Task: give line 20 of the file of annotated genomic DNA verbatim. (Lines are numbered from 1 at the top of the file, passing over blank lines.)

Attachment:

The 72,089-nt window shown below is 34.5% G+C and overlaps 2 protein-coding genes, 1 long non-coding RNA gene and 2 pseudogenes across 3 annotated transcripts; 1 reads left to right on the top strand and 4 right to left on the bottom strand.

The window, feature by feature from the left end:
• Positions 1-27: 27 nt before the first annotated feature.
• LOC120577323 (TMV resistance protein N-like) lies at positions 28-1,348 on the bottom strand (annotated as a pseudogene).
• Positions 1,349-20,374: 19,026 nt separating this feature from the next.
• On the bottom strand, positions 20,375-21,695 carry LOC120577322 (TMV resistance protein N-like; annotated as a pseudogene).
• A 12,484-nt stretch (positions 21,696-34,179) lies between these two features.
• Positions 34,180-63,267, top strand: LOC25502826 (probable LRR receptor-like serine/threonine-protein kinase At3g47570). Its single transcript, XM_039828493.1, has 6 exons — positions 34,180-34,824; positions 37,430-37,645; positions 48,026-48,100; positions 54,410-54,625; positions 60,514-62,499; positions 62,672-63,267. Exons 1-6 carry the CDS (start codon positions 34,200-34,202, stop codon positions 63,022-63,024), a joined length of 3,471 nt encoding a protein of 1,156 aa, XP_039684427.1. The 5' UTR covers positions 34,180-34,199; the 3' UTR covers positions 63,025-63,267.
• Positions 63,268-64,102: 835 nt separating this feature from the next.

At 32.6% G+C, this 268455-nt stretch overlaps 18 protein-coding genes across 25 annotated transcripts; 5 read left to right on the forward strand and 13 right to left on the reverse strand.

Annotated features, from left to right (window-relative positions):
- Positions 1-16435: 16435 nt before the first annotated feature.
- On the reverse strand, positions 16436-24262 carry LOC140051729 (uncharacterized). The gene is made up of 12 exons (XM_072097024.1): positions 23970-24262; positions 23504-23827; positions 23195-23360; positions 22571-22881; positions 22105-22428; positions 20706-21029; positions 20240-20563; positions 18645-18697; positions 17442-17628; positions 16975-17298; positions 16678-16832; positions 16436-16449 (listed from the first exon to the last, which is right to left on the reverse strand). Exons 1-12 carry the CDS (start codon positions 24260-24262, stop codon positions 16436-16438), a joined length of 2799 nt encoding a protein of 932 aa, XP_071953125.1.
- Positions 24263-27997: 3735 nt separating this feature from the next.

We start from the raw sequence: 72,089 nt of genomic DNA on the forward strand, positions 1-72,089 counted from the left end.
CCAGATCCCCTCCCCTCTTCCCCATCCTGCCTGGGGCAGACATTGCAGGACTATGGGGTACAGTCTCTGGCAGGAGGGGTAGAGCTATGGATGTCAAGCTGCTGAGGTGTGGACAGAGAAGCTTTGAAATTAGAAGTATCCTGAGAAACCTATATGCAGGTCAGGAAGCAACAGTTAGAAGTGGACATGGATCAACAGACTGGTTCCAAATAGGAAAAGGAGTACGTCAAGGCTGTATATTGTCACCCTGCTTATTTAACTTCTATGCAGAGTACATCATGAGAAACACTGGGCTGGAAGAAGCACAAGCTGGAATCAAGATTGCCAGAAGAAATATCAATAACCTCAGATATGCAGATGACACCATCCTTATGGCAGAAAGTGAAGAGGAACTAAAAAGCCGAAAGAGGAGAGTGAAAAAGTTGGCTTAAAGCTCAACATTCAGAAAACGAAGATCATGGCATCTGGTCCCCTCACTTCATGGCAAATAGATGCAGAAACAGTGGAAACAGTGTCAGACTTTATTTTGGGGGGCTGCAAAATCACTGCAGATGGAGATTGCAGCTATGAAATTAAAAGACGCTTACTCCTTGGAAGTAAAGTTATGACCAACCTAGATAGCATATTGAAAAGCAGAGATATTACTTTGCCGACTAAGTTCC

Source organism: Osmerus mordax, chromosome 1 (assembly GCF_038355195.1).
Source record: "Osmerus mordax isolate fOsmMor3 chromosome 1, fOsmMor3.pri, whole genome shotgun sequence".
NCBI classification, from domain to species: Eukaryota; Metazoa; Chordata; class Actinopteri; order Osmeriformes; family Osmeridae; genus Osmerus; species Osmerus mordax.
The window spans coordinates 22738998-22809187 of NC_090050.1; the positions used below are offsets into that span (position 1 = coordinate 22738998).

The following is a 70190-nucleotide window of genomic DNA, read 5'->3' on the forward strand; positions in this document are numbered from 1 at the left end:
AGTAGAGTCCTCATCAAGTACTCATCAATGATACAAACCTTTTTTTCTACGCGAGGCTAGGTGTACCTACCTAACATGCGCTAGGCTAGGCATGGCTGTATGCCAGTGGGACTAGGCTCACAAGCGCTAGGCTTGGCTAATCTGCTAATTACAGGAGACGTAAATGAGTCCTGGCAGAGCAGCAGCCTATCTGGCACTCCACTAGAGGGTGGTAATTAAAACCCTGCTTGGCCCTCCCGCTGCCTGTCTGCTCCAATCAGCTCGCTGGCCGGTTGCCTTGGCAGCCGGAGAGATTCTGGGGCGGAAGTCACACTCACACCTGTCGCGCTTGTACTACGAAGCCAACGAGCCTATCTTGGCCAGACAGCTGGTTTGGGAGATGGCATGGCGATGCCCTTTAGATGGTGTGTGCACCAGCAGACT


The window spans coordinates 22738998-22809187 of NC_090050.1; the positions used below are offsets into that span (position 1 = coordinate 22738998).